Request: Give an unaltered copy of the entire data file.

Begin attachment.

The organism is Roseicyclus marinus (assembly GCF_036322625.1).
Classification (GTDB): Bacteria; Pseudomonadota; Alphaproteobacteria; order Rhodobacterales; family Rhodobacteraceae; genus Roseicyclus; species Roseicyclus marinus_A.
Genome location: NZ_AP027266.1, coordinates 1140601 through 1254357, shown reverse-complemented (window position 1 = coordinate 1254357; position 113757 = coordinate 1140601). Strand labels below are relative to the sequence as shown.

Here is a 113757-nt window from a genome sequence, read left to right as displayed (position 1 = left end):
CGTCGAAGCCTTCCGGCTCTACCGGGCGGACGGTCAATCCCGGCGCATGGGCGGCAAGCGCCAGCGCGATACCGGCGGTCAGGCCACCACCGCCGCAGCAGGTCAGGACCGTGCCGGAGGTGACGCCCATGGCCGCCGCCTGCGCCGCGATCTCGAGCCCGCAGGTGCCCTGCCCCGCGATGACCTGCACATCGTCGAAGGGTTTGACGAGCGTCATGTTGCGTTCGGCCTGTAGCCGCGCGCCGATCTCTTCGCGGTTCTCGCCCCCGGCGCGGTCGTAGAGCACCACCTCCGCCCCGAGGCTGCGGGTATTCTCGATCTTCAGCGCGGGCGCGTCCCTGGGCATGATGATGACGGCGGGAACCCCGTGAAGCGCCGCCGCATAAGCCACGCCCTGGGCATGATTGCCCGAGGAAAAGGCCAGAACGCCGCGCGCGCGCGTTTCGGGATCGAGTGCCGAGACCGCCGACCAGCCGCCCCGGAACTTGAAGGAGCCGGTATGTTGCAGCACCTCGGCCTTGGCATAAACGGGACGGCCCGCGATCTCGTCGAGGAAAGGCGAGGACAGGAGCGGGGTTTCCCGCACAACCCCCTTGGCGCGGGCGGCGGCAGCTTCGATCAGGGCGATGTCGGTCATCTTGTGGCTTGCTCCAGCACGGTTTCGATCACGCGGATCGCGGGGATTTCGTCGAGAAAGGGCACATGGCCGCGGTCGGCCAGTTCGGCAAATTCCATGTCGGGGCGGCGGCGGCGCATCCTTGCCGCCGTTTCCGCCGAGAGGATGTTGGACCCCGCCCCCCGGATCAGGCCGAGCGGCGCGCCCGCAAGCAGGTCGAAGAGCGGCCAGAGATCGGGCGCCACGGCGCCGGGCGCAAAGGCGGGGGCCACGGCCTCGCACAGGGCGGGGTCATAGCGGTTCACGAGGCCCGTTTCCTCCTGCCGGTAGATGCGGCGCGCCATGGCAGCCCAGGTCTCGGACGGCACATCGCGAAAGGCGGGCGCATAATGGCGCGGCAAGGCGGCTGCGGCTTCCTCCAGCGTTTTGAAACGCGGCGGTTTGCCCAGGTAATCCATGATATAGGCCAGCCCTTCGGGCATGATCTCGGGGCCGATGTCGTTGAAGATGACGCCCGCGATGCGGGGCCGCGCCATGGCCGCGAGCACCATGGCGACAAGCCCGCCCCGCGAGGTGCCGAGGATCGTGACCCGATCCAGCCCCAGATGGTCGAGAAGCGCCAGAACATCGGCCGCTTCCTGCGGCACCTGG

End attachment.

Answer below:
The organism is Roseicyclus marinus (assembly GCF_036322625.1).
Classification (GTDB): Bacteria; Pseudomonadota; Alphaproteobacteria; order Rhodobacterales; family Rhodobacteraceae; genus Roseicyclus; species Roseicyclus marinus_A.
Genome location: NZ_AP027266.1, coordinates 1140601 through 1254357, shown reverse-complemented (window position 1 = coordinate 1254357; position 113757 = coordinate 1140601). Strand labels below are relative to the sequence as shown.

Here is a 113757-nt window from a genome sequence, read left to right as displayed (position 1 = left end):
CGTCGAAGCCTTCCGGCTCTACCGGGCGGACGGTCAATCCCGGCGCATGGGCGGCAAGCGCCAGCGCGATACCGGCGGTCAGGCCACCACCGCCGCAGCAGGTCAGGACCGTGCCGGAGGTGACGCCCATGGCCGCCGCCTGCGCCGCGATCTCGAGCCCGCAGGTGCCCTGCCCCGCGATGACCTGCACATCGTCGAAGGGTTTGACGAGCGTCATGTTGCGTTCGGCCTGTAGCCGCGCGCCGATCTCTTCGCGGTTCTCGCCCCCGGCGCGGTCGTAGAGCACCACCTCCGCCCCGAGGCTGCGGGTATTCTCGATCTTCAGCGCGGGCGCGTCCCTGGGCATGATGATGACGGCGGGAACCCCGTGAAGCGCCGCCGCATAAGCCACGCCCTGGGCATGATTGCCCGAGGAAAAGGCCAGAACGCCGCGCGCGCGCGTTTCGGGATCGAGTGCCGAGACCGCCGACCAGCCGCCCCGGAACTTGAAGGAGCCGGTATGTTGCAGCACCTCGGCCTTGGCATAAACGGGACGGCCCGCGATCTCGTCGAGGAAAGGCGAGGACAGGAGCGGGGTTTCCCGCACAACCCCCTTGGCGCGGGCGGCGGCAGCTTCGATCAGGGCGATGTCGGTCATCTTGTGGCTTGCTCCAGCACGGTTTCGATCACGCGGATCGCGGGGATTTCGTCGAGAAAGGGCACATGGCCGCGGTCGGCCAGTTCGGCAAATTCCATGTCGGGGCGGCGGCGGCGCATCCTTGCCGCCGTTTCCGCCGAGAGGATGTTGGACCCCGCCCCCCGGATCAGGCCGAGCGGCGCGCCCGCAAGCAGGTCGAAGAGCGGCCAGAGATCGGGCGCCACGGCGCCGGGCGCAAAGGCGGGGGCCACGGCCTCGCACAGGGCGGGGTCATAGCGGTTCACGAGGCCCGTTTCCTCCTGCCGGTAGATGCGGCGCGCCATGGCAGCCCAGGTCTCGGACGGCACATCGCGAAAGGCGGGCGCATAATGGCGCGGCAAGGCGGCTGCGGCTTCCTCCAGCGTTTTGAAACGCGGCGGTTTGCCCAGGTAATCCATGATATAGGCCAGCCCTTCGGGCATGATCTCGGGGCCGATGTCGTTGAAGATGACGCCCGCGATGCGGGGCCGCGCCATGGCCGCGAGCACCATGGCGACAAGCCCGCCCCGCGAGGTGCCGAGGATCGTGACCCGATCCAGCCCCAGATGGTCGAGAAGCGCCAGAACATCGGCCGCTTCCTGCGGCACCTGG